Nocturnal Hypertension and Attenuated Nocturnal Blood Pressure Dipping is Common in Pediatric Lupus

F1000Res. 2015 Jun 23;4:164. doi: 10.12688/f1000research.6532.2. eCollection 2015.


Hypertension is an important manifestation of systemic lupus erythematosus (SLE) but reports of prevalence vary between 20-70% in published reports of adult and pediatric patients. For both children and adults with SLE, the clinical diagnosis and management of hypertension has traditionally been based on guidelines developed for the general population. In clinical trials, the criteria used for defining participants with hypertension are mostly undefined. As a first step towards formally assessing the blood pressure (BP) patterns of children diagnosed with SLE, 24-hr ambulatory BP monitoring data was analyzed on clinic patients who presented with prehypertension or stage I hypertension. In this pediatric SLE cohort (n=10), 20% met daytime criteria for a diagnosis of hypertension. Patterns of BP elevation varied widely with white coat, masked, isolated systolic, and diastolic nocturnal hypertension all identified. Nocturnal hypertension was detected in 60% and attenuated nocturnal BP dipping in 90% of both hypertensive and normotensive SLE patients. In SLE patients, the median nighttime systolic and diastolic loads were 25% and 15.5% compared with median daily loads of 12.5% and 11.5%. Daytime and nighttime systolic and diastolic BP load and nocturnal dipping was compared to a control population consisting of 85 non-SLE patients under 21 years old with prehypertension or stage 1 hypertension presenting to hypertension clinic. Median systolic BP dipped 5.3 mmHg in SLE patients compared to 11.9 mmHg in non-lupus ( p-value = 0.001). Median diastolic BP dipped 12.9 mmHg versus 18.5 mmHg in non-lupus ( p-value = 0.003). Patterns of BP dysregulation in pediatric SLE merit further exploration. Children with or without SLE displaying prehypertensive or stage 1 casual BP measurements had similar rates of hypertension by ambulatory BP monitoring. However, regardless of BP diagnosis, and independent of kidney involvement, there was an increased proportion with attenuated nocturnal dipping and nocturnal hypertension in SLE patients.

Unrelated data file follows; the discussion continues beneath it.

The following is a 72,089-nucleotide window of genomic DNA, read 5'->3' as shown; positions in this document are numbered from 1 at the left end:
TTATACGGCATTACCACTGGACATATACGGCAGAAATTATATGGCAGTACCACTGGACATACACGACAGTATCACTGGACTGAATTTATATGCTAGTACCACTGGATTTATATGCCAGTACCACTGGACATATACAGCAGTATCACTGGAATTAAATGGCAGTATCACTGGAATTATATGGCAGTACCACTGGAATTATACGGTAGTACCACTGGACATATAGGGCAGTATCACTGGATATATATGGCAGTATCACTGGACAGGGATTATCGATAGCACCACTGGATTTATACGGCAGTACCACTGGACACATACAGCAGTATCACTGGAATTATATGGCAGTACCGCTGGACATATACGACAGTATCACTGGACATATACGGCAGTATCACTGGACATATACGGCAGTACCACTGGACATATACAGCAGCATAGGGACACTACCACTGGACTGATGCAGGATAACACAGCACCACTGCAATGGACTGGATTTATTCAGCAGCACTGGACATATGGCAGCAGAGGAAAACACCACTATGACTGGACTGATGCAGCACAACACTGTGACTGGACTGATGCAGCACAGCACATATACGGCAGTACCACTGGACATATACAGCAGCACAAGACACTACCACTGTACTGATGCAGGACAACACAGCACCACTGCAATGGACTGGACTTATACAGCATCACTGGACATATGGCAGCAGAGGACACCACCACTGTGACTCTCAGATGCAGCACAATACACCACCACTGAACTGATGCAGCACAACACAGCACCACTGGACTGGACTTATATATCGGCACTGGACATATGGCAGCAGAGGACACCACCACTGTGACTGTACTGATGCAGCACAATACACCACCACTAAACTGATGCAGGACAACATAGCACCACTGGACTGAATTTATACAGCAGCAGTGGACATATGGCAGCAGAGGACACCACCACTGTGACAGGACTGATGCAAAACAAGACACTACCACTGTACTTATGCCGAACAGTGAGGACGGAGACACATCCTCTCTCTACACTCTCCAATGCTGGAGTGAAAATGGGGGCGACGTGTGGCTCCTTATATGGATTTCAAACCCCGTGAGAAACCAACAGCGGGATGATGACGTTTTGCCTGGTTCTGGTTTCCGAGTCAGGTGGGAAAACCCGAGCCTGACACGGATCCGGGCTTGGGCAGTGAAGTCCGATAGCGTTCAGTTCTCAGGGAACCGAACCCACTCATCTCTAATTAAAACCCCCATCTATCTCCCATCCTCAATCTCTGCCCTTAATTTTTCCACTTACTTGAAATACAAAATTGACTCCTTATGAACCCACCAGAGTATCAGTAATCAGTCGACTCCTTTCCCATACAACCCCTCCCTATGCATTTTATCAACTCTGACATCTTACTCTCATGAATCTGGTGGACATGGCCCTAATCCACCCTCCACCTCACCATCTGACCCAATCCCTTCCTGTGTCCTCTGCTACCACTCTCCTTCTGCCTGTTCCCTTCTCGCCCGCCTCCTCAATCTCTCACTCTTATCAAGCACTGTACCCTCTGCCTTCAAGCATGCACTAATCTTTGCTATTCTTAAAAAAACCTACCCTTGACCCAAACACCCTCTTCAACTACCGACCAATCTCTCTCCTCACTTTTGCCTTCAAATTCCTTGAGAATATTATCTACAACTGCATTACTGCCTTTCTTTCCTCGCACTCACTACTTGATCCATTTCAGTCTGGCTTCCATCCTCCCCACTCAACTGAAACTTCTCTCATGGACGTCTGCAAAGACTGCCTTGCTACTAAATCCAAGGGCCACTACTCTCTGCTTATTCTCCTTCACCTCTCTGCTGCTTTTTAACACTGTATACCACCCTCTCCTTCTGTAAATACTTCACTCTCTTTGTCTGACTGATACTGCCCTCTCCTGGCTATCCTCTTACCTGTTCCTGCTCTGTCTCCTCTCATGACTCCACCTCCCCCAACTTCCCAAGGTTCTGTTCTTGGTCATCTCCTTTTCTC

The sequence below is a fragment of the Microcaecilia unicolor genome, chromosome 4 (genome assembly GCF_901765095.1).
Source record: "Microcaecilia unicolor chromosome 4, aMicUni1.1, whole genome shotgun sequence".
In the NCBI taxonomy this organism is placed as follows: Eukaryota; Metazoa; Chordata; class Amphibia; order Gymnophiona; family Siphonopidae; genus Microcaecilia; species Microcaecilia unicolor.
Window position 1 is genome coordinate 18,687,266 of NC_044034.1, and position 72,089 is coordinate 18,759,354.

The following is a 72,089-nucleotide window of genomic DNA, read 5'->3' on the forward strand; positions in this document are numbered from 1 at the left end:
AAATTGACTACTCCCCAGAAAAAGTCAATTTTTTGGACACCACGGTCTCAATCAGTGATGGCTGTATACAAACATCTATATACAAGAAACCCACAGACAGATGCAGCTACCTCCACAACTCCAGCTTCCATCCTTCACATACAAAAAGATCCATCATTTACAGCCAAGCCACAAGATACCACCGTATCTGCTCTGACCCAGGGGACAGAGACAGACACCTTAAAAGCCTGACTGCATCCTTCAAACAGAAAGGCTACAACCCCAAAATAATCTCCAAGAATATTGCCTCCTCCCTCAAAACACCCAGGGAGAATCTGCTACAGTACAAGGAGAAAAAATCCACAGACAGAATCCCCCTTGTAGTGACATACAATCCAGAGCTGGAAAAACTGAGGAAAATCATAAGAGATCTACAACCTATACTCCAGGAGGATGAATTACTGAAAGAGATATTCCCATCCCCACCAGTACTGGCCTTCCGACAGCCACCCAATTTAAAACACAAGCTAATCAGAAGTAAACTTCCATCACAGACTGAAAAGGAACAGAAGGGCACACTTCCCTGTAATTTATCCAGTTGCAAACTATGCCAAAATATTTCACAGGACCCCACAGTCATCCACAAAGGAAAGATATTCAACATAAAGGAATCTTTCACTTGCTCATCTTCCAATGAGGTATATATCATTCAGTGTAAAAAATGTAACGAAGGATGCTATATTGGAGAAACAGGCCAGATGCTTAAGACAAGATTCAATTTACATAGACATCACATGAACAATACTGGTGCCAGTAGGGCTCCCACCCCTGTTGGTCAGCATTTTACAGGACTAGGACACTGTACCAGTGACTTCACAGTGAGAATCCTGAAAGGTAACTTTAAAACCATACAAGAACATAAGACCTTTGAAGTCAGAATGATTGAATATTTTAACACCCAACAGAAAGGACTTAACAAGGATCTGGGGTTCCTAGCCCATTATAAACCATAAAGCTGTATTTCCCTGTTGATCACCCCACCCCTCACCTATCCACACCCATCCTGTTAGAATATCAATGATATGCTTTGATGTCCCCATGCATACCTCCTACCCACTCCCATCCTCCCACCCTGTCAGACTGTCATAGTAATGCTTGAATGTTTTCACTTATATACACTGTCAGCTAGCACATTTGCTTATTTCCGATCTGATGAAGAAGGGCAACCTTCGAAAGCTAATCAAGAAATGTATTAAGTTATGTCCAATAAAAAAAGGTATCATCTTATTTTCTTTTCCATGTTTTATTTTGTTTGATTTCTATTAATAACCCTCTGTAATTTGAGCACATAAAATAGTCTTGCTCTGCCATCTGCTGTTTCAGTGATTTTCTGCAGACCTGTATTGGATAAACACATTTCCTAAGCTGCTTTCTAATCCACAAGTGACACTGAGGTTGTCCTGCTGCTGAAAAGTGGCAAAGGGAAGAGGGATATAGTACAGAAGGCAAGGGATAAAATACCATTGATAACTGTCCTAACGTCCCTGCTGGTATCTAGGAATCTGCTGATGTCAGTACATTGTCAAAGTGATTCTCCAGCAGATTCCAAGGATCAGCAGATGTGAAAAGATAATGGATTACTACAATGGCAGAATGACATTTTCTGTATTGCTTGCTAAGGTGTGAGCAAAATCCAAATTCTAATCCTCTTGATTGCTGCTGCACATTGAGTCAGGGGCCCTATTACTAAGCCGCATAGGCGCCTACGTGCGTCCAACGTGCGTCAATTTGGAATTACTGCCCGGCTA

Keywords: ABPM; Blood pressure; Hypertension; Lupus; Pediatric; Prehypertension; SLE; White-coat.

Grant support

This study was funded in part by a Pediatric Pilot Award program, granted to SEW by the Department of Pediatrics at Baylor College of Medicine.